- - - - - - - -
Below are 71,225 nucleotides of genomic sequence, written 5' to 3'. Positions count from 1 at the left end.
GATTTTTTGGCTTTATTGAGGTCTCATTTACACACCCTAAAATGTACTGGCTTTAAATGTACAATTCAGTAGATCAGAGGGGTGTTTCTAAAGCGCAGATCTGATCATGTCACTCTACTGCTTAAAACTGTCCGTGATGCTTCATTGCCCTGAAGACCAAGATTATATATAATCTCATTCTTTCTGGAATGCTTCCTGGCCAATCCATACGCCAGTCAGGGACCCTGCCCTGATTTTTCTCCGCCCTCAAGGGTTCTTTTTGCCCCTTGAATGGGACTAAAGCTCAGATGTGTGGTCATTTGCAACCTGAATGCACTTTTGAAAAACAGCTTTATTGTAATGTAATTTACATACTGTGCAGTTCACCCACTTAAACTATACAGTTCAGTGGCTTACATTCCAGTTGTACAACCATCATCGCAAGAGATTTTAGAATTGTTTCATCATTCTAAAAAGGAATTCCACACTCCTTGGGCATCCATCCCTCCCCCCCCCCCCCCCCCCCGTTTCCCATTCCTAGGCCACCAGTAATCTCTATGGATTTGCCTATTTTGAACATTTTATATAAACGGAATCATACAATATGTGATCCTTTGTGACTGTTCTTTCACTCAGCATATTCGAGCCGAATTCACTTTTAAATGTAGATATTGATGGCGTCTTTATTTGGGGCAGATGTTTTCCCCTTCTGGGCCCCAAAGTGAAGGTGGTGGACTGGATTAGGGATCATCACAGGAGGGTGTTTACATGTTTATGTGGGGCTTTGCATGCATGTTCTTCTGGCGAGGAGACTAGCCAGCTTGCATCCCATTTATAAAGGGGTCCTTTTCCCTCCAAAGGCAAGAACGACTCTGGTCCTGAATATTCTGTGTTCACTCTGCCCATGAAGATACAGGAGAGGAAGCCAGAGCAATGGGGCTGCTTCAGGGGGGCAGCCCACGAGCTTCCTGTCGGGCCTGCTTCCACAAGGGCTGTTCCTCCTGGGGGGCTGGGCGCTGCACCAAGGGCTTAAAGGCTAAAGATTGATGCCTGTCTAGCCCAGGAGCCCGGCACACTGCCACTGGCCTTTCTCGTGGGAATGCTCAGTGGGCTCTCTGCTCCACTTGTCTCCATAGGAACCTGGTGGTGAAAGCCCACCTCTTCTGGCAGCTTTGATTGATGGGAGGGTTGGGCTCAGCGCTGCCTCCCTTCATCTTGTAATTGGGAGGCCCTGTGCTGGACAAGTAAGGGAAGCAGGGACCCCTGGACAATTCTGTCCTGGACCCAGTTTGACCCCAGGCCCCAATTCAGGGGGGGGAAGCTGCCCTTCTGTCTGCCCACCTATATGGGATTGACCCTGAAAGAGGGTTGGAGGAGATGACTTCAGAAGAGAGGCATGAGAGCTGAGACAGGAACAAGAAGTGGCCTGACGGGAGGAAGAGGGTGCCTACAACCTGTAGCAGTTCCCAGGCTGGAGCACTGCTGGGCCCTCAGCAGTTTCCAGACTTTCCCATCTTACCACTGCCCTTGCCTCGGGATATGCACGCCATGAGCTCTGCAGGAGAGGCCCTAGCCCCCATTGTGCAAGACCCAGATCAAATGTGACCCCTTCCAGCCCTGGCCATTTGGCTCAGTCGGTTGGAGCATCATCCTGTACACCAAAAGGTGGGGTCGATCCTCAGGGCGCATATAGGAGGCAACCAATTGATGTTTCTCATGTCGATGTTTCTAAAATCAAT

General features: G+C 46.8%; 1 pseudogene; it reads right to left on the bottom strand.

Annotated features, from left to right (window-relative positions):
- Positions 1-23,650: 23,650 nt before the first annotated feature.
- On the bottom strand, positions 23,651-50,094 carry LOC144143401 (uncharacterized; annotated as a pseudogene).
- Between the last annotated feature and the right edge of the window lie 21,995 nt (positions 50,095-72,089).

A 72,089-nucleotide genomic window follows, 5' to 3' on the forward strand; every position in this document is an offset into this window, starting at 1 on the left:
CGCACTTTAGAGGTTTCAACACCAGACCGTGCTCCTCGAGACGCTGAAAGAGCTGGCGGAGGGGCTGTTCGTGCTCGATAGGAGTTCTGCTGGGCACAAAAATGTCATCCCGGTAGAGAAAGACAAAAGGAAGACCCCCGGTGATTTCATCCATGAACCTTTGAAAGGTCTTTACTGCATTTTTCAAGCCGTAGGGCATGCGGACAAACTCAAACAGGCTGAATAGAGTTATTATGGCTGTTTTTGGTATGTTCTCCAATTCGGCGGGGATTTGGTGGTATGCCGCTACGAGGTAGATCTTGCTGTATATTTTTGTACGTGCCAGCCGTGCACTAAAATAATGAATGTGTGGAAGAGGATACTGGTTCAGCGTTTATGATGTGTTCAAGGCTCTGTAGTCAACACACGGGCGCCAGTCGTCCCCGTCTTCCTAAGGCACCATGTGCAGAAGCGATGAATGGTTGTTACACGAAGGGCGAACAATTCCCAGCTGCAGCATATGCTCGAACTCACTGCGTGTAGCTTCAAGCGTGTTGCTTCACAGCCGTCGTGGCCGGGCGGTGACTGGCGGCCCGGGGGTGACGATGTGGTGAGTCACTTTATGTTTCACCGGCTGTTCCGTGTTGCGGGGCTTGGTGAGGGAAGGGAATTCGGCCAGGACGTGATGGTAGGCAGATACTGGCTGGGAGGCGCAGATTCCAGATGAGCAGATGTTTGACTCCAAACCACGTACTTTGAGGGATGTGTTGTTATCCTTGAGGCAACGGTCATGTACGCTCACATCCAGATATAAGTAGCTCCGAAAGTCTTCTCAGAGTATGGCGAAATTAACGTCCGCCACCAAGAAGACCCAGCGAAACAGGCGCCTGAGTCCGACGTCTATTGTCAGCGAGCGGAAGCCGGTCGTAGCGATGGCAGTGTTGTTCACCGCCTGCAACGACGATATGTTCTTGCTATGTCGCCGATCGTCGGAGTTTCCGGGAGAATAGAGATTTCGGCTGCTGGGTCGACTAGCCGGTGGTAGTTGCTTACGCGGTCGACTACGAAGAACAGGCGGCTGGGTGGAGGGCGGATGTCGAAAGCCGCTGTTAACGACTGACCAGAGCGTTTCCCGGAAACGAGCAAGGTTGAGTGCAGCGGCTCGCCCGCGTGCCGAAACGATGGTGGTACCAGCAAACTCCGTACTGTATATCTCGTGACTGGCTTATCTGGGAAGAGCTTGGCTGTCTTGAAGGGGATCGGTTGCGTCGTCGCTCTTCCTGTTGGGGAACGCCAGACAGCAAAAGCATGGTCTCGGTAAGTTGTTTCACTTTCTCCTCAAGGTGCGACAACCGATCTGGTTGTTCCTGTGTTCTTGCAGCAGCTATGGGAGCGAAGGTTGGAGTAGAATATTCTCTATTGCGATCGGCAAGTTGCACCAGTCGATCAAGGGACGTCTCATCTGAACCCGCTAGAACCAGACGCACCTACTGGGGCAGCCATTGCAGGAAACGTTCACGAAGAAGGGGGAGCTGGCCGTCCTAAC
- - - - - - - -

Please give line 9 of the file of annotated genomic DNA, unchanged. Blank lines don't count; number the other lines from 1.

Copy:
CGCACTTTAGAGGTTTCAACACCAGACCGTGCTCCTCGAGACGCTGAAAGAGCTGGCGGAGGGGCTGTTCGTGCTCGATAGGAGTTCTGCTGGGCACAAAAATGTCATCCCGGTAGAGAAAGACAAAAGGAAGACCCCCGGTGATTTCATCCATGAACCTTTGAAAGGTCTTTACTGCATTTTTCAAGCCGTAGGGCATGCGGACAAACTCAAACAGGCTGAATAGAGTTATTATGGCTGTTTTTGGTATGTTCTCCAATTCGGCGGGGATTTGGTGGTATGCCGCTACGAGGTAGATCTTGCTGTATATTTTTGTACGTGCCAGCCGTGCACTAAAATAATGAATGTGTGGAAGAGGATACTGGTTCAGCGTTTATGATGTGTTCAAGGCTCTGTAGTCAACACACGGGCGCCAGTCGTCCCCGTCTTCCTAAGGCACCATGTGCAGAAGCGATGAATGGTTGTTACACGAAGGGCGAACAATTCCCAGCTGCAGCATATGCTCGAACTCACTGCGTGTAGCTTCAAGCGTGTTGCTTCACAGCCGTCGTGGCCGGGCGGTGACTGGCGGCCCGGGGGTGACGATGTGGTGAGTCACTTTATGTTTCACCGGCTGTTCCGTGTTGCGGGGCTTGGTGAGGGAAGGGAATTCGGCCAGGACGTGATGGTAGGCAGATACTGGCTGGGAGGCGCAGATTCCAGATGAGCAGATGTTTGACTCCAAACCACGTACTTTGAGGGATGTGTTGTTATCCTTGAGGCAACGGTCATGTACGCTCACATCCAGATATAAGTAGCTCCGAAAGTCTTCTCAGAGTATGGCGAAATTAACGTCCGCCACCAAGAAGACCCAGCGAAACAGGCGCCTGAGTCCGACGTCTATTGTCAGCGAGCGGAAGCCGGTCGTAGCGATGGCAGTGTTGTTCACCGCCTGCAACGACGATATGTTCTTGCTATGTCGCCGATCGTCGGAGTTTCCGGGAGAATAGAGATTTCGGCTGCTGGGTCGACTAGCCGGTGGTAGTTGCTTACGCGGTCGACTACGAAGAACAGGCGGCTGGGTGGAGGGCGGATGTCGAAAGCCGCTGTTAACGACTGACCAGAGCGTTTCCCGGAAACGAGCAAGGTTGAGTGCAGCGGCTCGCCCGCGTGCCGAAACGATGGTGGTACCAGCAAACTCCGTACTGTATATCTCGTGACTGGCTTATCTGGGAAGAGCTTGGCTGTCTTGAAGGGGATCGGTTGCGTCGTCGCTCTTCCTGTTGGGGAACGCCAGACAGCAAAAGCATGGTCTCGGTAAGTTGTTTCACTTTCTCCTCAAGGTGCGACAACCGATCTGGTTGTTCCTGTGTTCTTGCAGCAGCTATGGGAGCGAAGGTTGGAGTAGAATATTCTCTATTGCGATCGGCAAGTTGCACCAGTCGATCAAGGGACGTCTCATCTGAACCCGCTAGAACCAGACGCACCTACTGGGGCAGCCATTGCAGGAAACGTTCACGAAGAAGGGGGAGCTGGCCGTCCTAAC